Stand-up comedy opens doors to political humour

Ronnie Khalil brought the house down with his stand-up routine.

The sell-out performance of last week's Friday Night Live event was proof that stand-up comedy is here to stay. Showtime's laugh fest featured nine international comedians who overcame all odds, from missed flight connections to bombings, to play to a crowd of nearly 2,500 at Dubai's Madinat Arena.

The evening's theme was Minorities Rule, but the stage turned into a political battleground where sharp wit and cutting humour were the chosen weapons.

Arab-American Aron Kader kicked off the evening with Bush-bashing topmost on his agenda. If aping some of US President George Bush's most public gaffes weren't enough, ridiculing his pro-Israeli stand took up the bulk of his on-stage routine. However, he was quick to point out that all stand-up comics owed Bush a thank you for his immense contribution to the comedy world.

Finally, when all the Israeli jokes were exhausted, it was Lebanon's current political crisis that took centrestage. Lebanese comic Nemr Abou Nassar got the ball rolling by narrating his epic journey from Lebanon to Syria to catch a flight in time for the Friday night event in Dubai.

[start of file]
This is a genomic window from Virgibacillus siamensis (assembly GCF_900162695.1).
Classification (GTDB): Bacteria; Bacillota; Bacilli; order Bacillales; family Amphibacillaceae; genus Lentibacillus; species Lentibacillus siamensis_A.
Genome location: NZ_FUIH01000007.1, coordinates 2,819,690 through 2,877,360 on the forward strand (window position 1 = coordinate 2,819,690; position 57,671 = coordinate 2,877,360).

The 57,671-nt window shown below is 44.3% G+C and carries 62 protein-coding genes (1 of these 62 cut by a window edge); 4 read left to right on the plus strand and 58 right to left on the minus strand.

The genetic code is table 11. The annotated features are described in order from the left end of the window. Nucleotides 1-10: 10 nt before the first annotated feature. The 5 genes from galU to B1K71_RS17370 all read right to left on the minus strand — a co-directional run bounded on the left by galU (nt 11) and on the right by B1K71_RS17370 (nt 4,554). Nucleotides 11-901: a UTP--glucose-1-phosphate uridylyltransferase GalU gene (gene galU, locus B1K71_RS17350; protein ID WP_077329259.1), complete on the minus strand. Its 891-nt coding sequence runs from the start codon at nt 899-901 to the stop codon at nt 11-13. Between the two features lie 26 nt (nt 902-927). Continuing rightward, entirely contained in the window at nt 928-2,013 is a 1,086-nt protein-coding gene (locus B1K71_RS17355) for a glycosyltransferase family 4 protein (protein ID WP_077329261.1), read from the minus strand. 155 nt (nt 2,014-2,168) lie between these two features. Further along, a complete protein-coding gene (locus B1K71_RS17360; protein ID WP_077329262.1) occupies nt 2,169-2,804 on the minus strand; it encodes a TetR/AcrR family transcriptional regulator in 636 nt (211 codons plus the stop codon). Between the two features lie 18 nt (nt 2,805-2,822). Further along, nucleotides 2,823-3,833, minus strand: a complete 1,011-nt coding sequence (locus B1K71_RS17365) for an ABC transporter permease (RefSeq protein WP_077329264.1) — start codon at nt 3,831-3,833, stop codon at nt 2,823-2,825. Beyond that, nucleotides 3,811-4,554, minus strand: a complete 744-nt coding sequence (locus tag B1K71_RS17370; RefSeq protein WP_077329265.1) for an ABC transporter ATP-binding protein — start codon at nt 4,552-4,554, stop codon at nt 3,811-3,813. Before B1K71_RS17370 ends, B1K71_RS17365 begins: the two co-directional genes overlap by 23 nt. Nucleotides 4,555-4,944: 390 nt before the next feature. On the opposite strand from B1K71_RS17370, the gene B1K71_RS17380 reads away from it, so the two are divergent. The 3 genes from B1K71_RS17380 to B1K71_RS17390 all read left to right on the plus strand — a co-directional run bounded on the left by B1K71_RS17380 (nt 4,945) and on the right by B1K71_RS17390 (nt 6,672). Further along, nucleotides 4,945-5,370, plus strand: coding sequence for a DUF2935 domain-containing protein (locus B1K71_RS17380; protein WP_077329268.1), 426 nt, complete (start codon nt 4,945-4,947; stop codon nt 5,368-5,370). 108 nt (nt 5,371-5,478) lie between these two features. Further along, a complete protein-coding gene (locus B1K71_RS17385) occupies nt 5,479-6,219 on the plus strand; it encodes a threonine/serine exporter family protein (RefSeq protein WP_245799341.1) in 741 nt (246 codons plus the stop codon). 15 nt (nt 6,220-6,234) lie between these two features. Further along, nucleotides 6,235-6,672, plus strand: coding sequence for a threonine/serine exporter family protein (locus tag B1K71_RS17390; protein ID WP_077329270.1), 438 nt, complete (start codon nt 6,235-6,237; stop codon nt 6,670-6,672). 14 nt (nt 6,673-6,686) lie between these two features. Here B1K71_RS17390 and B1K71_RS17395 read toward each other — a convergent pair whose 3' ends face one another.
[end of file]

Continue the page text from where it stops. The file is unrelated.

As the evening wore on, it was obvious that some performers were a bigger hit than others, with Ronnie Khalil, Dwayne Perkins and Sugar Sammy stealing the show – although Sammy's seven-minute routine left many cheated out of catching the Canadian star in his full comic glory.

Dubai's very own Won Ho Chung and Egyptian novice George Azmy, both discovered during Showtime's Axis of Evil Middle East tour of last year, have a long way to go before they entertain a large audience. The event may have exceeded the time limit but no one seemed to care; after all, sometimes the laughs seem hard to come by in this region.